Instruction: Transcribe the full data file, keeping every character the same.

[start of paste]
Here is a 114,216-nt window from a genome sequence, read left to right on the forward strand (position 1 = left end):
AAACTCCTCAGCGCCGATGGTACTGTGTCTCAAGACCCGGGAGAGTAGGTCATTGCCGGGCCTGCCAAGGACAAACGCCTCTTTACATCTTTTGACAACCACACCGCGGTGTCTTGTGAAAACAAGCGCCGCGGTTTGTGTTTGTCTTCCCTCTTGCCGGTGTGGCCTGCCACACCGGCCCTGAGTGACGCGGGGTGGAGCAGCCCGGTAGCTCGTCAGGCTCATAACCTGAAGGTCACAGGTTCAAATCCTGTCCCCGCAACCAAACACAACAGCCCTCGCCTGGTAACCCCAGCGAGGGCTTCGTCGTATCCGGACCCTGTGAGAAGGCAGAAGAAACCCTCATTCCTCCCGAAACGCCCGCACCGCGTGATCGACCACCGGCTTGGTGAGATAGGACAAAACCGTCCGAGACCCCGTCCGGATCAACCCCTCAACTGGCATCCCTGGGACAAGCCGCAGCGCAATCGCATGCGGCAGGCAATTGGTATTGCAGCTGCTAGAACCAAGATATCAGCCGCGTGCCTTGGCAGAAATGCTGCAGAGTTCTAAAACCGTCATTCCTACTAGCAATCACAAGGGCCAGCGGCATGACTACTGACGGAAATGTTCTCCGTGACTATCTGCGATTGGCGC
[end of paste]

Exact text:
Here is a 114,216-nt window from a genome sequence, read left to right on the forward strand (position 1 = left end):
AAACTCCTCAGCGCCGATGGTACTGTGTCTCAAGACCCGGGAGAGTAGGTCATTGCCGGGCCTGCCAAGGACAAACGCCTCTTTACATCTTTTGACAACCACACCGCGGTGTCTTGTGAAAACAAGCGCCGCGGTTTGTGTTTGTCTTCCCTCTTGCCGGTGTGGCCTGCCACACCGGCCCTGAGTGACGCGGGGTGGAGCAGCCCGGTAGCTCGTCAGGCTCATAACCTGAAGGTCACAGGTTCAAATCCTGTCCCCGCAACCAAACACAACAGCCCTCGCCTGGTAACCCCAGCGAGGGCTTCGTCGTATCCGGACCCTGTGAGAAGGCAGAAGAAACCCTCATTCCTCCCGAAACGCCCGCACCGCGTGATCGACCACCGGCTTGGTGAGATAGGACAAAACCGTCCGAGACCCCGTCCGGATCAACCCCTCAACTGGCATCCCTGGGACAAGCCGCAGCGCAATCGCATGCGGCAGGCAATTGGTATTGCAGCTGCTAGAACCAAGATATCAGCCGCGTGCCTTGGCAGAAATGCTGCAGAGTTCTAAAACCGTCATTCCTACTAGCAATCACAAGGGCCAGCGGCATGACTACTGACGGAAATGTTCTCCGTGACTATCTGCGATTGGCGC